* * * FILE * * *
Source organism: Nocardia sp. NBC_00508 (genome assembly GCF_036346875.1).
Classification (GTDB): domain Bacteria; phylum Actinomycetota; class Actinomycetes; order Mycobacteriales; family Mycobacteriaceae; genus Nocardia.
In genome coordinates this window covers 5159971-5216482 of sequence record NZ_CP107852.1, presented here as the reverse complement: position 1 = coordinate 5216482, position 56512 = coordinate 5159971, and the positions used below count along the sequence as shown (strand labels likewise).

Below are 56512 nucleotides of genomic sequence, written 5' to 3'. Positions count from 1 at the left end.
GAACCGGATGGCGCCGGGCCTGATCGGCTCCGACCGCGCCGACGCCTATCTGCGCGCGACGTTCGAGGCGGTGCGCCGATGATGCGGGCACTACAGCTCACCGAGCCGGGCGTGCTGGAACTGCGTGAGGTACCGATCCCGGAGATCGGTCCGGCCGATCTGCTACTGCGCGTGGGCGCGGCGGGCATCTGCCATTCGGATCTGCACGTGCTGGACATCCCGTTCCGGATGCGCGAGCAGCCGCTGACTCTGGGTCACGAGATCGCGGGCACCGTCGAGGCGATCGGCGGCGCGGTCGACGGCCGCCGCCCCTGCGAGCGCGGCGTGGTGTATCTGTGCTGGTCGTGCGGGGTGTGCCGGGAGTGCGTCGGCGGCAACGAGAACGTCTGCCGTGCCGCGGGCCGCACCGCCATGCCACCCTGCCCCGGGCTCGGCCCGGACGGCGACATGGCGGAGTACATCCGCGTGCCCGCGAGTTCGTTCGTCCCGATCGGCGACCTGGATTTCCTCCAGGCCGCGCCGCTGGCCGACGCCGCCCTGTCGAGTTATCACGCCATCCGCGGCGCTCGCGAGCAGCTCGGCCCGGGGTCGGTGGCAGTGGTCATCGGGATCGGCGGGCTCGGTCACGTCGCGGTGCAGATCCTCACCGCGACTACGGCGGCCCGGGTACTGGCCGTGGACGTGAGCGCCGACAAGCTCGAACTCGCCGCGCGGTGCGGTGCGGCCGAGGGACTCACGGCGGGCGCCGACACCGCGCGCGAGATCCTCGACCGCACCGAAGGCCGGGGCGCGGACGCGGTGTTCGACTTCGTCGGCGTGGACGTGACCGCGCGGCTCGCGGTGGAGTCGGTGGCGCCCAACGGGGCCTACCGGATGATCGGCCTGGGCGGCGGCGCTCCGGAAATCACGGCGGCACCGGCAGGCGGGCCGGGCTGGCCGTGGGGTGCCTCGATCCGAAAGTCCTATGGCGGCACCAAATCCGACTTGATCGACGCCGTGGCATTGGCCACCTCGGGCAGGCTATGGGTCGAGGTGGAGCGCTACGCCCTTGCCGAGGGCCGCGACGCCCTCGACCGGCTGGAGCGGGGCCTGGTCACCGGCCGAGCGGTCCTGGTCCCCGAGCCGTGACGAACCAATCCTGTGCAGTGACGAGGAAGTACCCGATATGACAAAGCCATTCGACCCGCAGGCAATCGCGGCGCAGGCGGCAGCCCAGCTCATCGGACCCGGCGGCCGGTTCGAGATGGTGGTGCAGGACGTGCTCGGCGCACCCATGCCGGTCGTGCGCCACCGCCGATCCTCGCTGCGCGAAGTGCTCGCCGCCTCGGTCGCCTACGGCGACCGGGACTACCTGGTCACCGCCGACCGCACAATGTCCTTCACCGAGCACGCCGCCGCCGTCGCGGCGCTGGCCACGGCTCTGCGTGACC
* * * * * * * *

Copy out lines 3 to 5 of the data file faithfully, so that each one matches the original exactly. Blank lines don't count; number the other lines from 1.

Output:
In genome coordinates this window covers 5159971-5216482 of sequence record NZ_CP107852.1, presented here as the reverse complement: position 1 = coordinate 5216482, position 56512 = coordinate 5159971, and the positions used below count along the sequence as shown (strand labels likewise).

Below are 56512 nucleotides of genomic sequence, written 5' to 3'. Positions count from 1 at the left end.
GAACCGGATGGCGCCGGGCCTGATCGGCTCCGACCGCGCCGACGCCTATCTGCGCGCGACGTTCGAGGCGGTGCGCCGATGATGCGGGCACTACAGCTCACCGAGCCGGGCGTGCTGGAACTGCGTGAGGTACCGATCCCGGAGATCGGTCCGGCCGATCTGCTACTGCGCGTGGGCGCGGCGGGCATCTGCCATTCGGATCTGCACGTGCTGGACATCCCGTTCCGGATGCGCGAGCAGCCGCTGACTCTGGGTCACGAGATCGCGGGCACCGTCGAGGCGATCGGCGGCGCGGTCGACGGCCGCCGCCCCTGCGAGCGCGGCGTGGTGTATCTGTGCTGGTCGTGCGGGGTGTGCCGGGAGTGCGTCGGCGGCAACGAGAACGTCTGCCGTGCCGCGGGCCGCACCGCCATGCCACCCTGCCCCGGGCTCGGCCCGGACGGCGACATGGCGGAGTACATCCGCGTGCCCGCGAGTTCGTTCGTCCCGATCGGCGACCTGGATTTCCTCCAGGCCGCGCCGCTGGCCGACGCCGCCCTGTCGAGTTATCACGCCATCCGCGGCGCTCGCGAGCAGCTCGGCCCGGGGTCGGTGGCAGTGGTCATCGGGATCGGCGGGCTCGGTCACGTCGCGGTGCAGATCCTCACCGCGACTACGGCGGCCCGGGTACTGGCCGTGGACGTGAGCGCCGACAAGCTCGAACTCGCCGCGCGGTGCGGTGCGGCCGAGGGACTCACGGCGGGCGCCGACACCGCGCGCGAGATCCTCGACCGCACCGAAGGCCGGGGCGCGGACGCGGTGTTCGACTTCGTCGGCGTGGACGTGACCGCGCGGCTCGCGGTGGAGTCGGTGGCGCCCAACGGGGCCTACCGGATGATCGGCCTGGGCGGCGGCGCTCCGGAAATCACGGCGGCACCGGCAGGCGGGCCGGGCTGGCCGTGGGGTGCCTCGATCCGAAAGTCCTATGGCGGCACCAAATCCGACTTGATCGACGCCGTGGCATTGGCCACCTCGGGCAGGCTATGGGTCGAGGTGGAGCGCTACGCCCTTGCCGAGGGCCGCGACGCCCTCGACCGGCTGGAGCGGGGCCTGGTCACCGGCCGAGCGGTCCTGGTCCCCGAGCCGTGACGAACCAATCCTGTGCAGTGACGAGGAAGTACCCGATATGACAAAGCCATTCGACCCGCAGGCAATCGCGGCGCAGGCGGCAGCCCAGCTCATCGGACCCGGCGGCCGGTTCGAGATGGTGGTGCAGGACGTGCTCGGCGCACCCATGCCGGTCGTGCGCCACCGCCGATCCTCGCTGCGCGAAGTGCTCGCCGCCTCGGTCGCCTACGGCGACCGGGACTACCTGGTCACCGCCGACCGCACAATGTCCTTCACCGAGCACGCCGCCGCCGTCGCGGCGCTGGCCACGGCTCTGCGTGACC